Grapevine: Schumachers Under Fire for Tax Avoidance

Michael and Ralf Schumacher, along with other German sports idols who moved abroad to escape the country's high tax rates, were long immune to criticism because their contribution to Germany's renown around the world was seen as outweighing the fiscal loss.

Grapevine: Schumachers Under Fire for Tax Avoidance

Michael and Ralf Schumacher, along with other German sports idols who moved abroad to escape the country's high tax rates, were long immune to criticism because their contribution to Germany's renown around the world was seen as outweighing the fiscal loss.

But as dwindling German tax revenues force unpopular spending and pension cuts, the exile of heroes such as Franz Beckenbauer, Jan Ullrich, Boris Becker, Michael Stich and brothers Michael and Ralf Schumacher has come under new scrutiny.

Everyone from Chancellor Gerhard Schroeder and Finance Minister Hans Eichel to ordinary taxpayers is standing up to criticise the sportsmen's tax-saving moves abroad as unpatriotic, unfair and even anti-social.

Eichel was among the first to break the taboo last month when he criticised the cream of Germany's sporting heroes on a television talk show.

"I'm not among the fans of people like Boris Becker, Michael Schumacher and Franz Beckenbauer for this reason," Eichel said in an attack on those who have moved to Switzerland and Austria, where taxes are lower.

Becker, the three-times Wimbledon champion who was convicted of tax evasion by a Munich court last year and ordered to pay a 600,000-euro fine, dismissed Eichel's attack even though he recently moved to Zug in Switzerland.

"It's factually wrong as far as I'm concerned," Becker, 35, said in an interview with Bild am Sonntag newspaper. "I will continue to pay taxes in Germany on my businesses and contracts I signed before moving to Switzerland."

Becker, who won six grand slams, also paid $3 million in back tax for living in Munich earlier in his career while claiming tax-haven Monaco as his residence.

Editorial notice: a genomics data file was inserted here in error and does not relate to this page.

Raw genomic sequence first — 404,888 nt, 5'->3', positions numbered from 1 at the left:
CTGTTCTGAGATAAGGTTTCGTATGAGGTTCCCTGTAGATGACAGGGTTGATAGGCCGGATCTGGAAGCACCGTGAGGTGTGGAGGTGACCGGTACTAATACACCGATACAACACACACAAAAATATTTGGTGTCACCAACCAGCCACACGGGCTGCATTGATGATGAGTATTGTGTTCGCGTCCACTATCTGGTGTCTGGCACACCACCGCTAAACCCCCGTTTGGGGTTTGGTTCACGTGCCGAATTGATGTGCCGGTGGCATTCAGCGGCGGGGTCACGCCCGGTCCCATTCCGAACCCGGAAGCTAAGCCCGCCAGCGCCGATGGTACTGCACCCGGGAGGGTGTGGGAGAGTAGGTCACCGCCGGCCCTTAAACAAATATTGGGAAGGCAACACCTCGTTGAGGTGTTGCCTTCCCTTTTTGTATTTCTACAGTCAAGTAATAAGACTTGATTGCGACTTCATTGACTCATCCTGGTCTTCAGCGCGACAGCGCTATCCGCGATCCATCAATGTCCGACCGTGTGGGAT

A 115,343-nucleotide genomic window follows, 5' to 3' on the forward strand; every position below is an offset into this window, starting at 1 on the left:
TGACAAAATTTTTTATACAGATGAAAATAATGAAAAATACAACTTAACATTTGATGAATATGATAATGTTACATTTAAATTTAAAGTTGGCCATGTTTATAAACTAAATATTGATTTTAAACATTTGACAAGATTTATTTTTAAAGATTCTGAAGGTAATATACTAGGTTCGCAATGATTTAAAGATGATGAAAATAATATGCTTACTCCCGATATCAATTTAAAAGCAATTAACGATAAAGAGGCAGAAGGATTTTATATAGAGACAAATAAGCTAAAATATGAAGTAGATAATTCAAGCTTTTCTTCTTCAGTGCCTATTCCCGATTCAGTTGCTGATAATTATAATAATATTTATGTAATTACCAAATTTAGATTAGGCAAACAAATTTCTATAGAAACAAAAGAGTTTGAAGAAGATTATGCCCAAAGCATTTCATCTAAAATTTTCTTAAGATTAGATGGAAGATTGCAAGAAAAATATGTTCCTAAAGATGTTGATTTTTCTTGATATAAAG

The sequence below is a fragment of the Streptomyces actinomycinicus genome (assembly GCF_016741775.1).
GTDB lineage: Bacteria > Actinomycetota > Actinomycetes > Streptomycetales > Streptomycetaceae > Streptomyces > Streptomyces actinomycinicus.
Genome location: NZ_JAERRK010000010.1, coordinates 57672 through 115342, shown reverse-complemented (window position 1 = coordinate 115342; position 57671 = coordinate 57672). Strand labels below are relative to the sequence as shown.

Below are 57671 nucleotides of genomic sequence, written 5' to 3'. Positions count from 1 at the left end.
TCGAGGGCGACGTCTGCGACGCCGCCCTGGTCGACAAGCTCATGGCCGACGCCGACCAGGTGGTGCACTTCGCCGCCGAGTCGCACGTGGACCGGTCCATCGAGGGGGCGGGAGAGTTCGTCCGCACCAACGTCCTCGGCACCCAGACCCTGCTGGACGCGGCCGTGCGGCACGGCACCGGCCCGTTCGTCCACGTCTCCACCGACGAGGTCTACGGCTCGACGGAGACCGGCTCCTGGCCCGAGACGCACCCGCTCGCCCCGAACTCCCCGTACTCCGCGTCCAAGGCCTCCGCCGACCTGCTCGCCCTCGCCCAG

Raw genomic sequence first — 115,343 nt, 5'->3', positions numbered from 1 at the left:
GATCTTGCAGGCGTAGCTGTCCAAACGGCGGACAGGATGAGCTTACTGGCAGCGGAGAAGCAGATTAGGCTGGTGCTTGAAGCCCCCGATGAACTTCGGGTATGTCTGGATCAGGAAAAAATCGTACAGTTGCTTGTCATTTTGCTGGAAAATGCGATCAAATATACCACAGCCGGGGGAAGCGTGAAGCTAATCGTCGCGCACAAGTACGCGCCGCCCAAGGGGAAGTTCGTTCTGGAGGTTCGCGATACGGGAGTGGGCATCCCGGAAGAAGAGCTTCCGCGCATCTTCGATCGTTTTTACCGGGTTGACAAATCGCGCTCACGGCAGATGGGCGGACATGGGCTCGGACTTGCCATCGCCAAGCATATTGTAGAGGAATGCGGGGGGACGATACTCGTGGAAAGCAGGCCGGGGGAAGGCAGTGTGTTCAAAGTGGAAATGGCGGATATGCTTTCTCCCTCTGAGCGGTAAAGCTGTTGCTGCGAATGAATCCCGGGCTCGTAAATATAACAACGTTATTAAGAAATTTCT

Tax Rate

"I came back to Germany voluntarily in 1994 and have paid more than 25 million euros in taxes since then," Becker said, referring to his return from Monaco. "For that, I've got a kick in the rear end."

But Becker's business partner, Hans-Dieter Cleven, recently acknowledged: "Tax reasons were among the reasons that Becker moved to Zug.

Cleven told Berliner Zeitung newspaper taxes in Switzerland were "reasonable" compared to Germany's top income tax rate of 48.5 percent, down from 51 percent until 2000.

The government is planning to cut that rate again next year to 42 percent -- in part in the hope that wealthy Germans will stay at home.

Schroeder, who has regularly sent telegrams congratulating six-times Formula One champion Michael Schumacher and others on winning titles, recently criticised tax exiles at a meeting of his Social Democrats party (SPD).

"Our problem is neither the economic reforms we're making nor the tax levels we have but rather what tax is actually paid here and not carted off into Switzerland or Luxembourg," Schroeder told applauding SPD members.

Another SPD leader, former Lower Saxony state premier Sigmar Gabriel, went further.

"It's unpatriotic of these people taking full advantage of the possibilities of our country all their lives but then shovelling their money into Switzerland or Liechtenstein," Gabriel told N-TV television. "I even consider that behaviour anti-social."

German Passports

Reinhard Buetikofer, co-leader of the Greens party which shares power with Schroeder's SPD, has even proposed stripping the tax exiles of their German citizenship.

"Those who don't want to pay (German) tax can give up their German passports," Buetikofer said.

Beckenbauer, who captained and later coached World Cup champions in 1974 and 1990 before helping Germany to win the race to host the 2006 World Cup finals, has lived just south of the German border in Austria for decades and was seemingly above reproach before Eichel's broadside.

Schumacher has been largely unscathed by criticism until now, in part due to his record-breaking success on the track but also because of his yearning for privacy on a secluded farm in Switzerland.

But his younger brother Ralf has faced heated criticism for moving to Salzburg, Austria, just south of the German border and for disparaging his home country.

"Germany is simply a taxation jungle," he said last year. "I don't feel like having tax collectors on my heels. I don't want to be hunted down like Boris Becker or Steffi Graf. That's why I used the chance to go abroad for tax reasons."

Former Wimbledon champion Michael Stich and champion speedskater Anni Friesinger also live in Austria. Former Tour de France champion Jan Ullrich moved from the Black Forest to Switzerland last year.

Graf stayed in Germany for many years but her father Peter, who was her manager, spent two years in jail for evading $7 million in tax on his daughter's earnings. The former tennis champion now lives in the United States with her husband Andre Agassi.

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